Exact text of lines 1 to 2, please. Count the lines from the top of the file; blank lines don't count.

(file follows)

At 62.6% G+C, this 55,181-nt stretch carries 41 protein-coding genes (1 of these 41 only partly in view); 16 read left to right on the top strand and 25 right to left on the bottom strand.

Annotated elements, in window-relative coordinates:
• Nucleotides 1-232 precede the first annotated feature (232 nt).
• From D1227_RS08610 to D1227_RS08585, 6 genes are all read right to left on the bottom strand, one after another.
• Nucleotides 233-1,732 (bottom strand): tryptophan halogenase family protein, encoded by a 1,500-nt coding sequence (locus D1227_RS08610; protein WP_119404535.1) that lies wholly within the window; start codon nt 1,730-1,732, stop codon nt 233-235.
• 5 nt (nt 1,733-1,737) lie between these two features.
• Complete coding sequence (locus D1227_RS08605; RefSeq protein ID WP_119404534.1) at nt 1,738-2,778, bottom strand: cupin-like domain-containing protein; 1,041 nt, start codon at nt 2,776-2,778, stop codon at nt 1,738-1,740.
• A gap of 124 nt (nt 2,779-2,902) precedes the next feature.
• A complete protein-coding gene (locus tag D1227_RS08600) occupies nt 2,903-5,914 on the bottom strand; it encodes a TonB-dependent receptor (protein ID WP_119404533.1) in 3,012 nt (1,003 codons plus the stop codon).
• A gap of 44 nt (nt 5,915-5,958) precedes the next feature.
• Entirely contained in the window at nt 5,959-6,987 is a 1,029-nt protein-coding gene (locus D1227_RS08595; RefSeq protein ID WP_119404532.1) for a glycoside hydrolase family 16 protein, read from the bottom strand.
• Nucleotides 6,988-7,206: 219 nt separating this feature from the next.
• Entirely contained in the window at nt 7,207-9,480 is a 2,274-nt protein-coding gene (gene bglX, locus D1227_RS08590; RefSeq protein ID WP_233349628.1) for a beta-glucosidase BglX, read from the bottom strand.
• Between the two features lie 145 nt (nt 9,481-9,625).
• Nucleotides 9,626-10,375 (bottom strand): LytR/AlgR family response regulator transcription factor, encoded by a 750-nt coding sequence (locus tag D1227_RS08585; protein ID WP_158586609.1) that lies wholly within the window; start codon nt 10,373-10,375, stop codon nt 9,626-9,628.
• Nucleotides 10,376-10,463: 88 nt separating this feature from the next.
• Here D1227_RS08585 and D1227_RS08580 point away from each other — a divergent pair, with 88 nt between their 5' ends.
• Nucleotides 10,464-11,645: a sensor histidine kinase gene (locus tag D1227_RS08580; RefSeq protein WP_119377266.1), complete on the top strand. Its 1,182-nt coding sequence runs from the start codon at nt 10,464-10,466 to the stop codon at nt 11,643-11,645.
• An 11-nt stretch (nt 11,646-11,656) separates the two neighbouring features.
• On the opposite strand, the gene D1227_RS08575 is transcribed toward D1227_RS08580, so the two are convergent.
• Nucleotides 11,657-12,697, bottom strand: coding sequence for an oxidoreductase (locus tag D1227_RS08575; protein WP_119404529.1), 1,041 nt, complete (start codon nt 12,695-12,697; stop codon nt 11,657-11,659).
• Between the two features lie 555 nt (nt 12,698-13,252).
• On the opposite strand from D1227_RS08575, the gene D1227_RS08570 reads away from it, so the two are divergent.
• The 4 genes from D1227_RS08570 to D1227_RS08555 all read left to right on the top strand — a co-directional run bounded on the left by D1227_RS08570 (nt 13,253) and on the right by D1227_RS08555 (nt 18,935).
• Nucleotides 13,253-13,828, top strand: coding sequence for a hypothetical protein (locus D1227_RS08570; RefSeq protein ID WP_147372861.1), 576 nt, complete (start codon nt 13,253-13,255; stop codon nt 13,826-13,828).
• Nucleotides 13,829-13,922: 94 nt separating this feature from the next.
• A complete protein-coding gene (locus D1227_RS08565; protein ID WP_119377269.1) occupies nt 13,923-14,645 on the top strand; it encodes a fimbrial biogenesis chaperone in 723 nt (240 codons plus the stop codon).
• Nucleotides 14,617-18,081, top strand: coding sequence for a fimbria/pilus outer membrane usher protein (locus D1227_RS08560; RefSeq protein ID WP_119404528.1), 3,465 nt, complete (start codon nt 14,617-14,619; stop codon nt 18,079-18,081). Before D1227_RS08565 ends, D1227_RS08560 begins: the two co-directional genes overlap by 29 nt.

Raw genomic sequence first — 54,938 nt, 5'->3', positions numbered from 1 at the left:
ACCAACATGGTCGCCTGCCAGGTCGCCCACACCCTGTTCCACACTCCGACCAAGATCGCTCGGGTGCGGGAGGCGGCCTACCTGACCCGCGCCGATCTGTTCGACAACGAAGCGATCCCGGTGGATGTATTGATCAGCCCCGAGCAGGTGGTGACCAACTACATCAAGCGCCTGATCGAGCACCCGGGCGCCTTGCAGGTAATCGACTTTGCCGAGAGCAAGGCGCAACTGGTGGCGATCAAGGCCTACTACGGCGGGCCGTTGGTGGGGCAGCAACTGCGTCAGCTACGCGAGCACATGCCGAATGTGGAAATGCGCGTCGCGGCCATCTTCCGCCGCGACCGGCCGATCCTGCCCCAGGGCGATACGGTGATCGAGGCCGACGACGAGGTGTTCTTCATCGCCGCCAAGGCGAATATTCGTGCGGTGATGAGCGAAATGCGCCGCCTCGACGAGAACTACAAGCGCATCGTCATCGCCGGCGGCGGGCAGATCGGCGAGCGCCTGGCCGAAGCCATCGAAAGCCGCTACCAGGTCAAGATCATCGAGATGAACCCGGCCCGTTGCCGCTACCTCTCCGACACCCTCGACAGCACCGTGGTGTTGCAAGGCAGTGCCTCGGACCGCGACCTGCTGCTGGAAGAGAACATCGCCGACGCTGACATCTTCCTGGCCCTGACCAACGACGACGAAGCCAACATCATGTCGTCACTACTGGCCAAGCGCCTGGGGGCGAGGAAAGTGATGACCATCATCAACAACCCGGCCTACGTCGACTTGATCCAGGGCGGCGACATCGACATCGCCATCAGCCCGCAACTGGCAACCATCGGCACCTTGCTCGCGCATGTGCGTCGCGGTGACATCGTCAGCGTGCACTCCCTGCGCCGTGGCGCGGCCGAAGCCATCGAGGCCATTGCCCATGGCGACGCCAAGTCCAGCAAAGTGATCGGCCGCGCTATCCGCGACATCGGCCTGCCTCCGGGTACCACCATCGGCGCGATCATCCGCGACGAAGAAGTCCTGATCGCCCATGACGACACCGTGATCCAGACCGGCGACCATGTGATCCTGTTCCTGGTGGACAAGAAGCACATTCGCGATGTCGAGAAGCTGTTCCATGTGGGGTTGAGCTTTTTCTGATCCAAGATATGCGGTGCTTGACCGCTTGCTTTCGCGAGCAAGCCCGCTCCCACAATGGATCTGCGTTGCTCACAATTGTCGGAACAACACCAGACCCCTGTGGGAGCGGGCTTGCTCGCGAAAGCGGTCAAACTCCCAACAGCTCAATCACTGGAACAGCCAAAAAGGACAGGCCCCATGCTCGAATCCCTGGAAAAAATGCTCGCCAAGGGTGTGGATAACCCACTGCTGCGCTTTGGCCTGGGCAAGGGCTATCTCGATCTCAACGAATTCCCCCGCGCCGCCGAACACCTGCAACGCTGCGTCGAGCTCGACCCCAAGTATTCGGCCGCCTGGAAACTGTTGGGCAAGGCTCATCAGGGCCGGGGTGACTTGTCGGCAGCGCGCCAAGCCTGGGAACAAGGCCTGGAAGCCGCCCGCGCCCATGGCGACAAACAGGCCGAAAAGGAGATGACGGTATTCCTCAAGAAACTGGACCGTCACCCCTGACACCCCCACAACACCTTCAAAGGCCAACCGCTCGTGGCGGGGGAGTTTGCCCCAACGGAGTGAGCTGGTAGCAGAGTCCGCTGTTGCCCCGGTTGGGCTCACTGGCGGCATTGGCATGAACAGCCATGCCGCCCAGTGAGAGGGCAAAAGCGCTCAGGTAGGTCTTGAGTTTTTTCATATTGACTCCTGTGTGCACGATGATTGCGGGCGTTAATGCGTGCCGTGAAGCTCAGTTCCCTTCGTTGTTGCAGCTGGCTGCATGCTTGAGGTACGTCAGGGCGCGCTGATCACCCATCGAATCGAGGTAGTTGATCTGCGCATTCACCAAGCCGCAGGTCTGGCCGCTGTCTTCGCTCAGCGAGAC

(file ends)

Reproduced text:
At 62.6% G+C, this 55,181-nt stretch carries 41 protein-coding genes (1 of these 41 only partly in view); 16 read left to right on the top strand and 25 right to left on the bottom strand.

Annotated elements, in window-relative coordinates: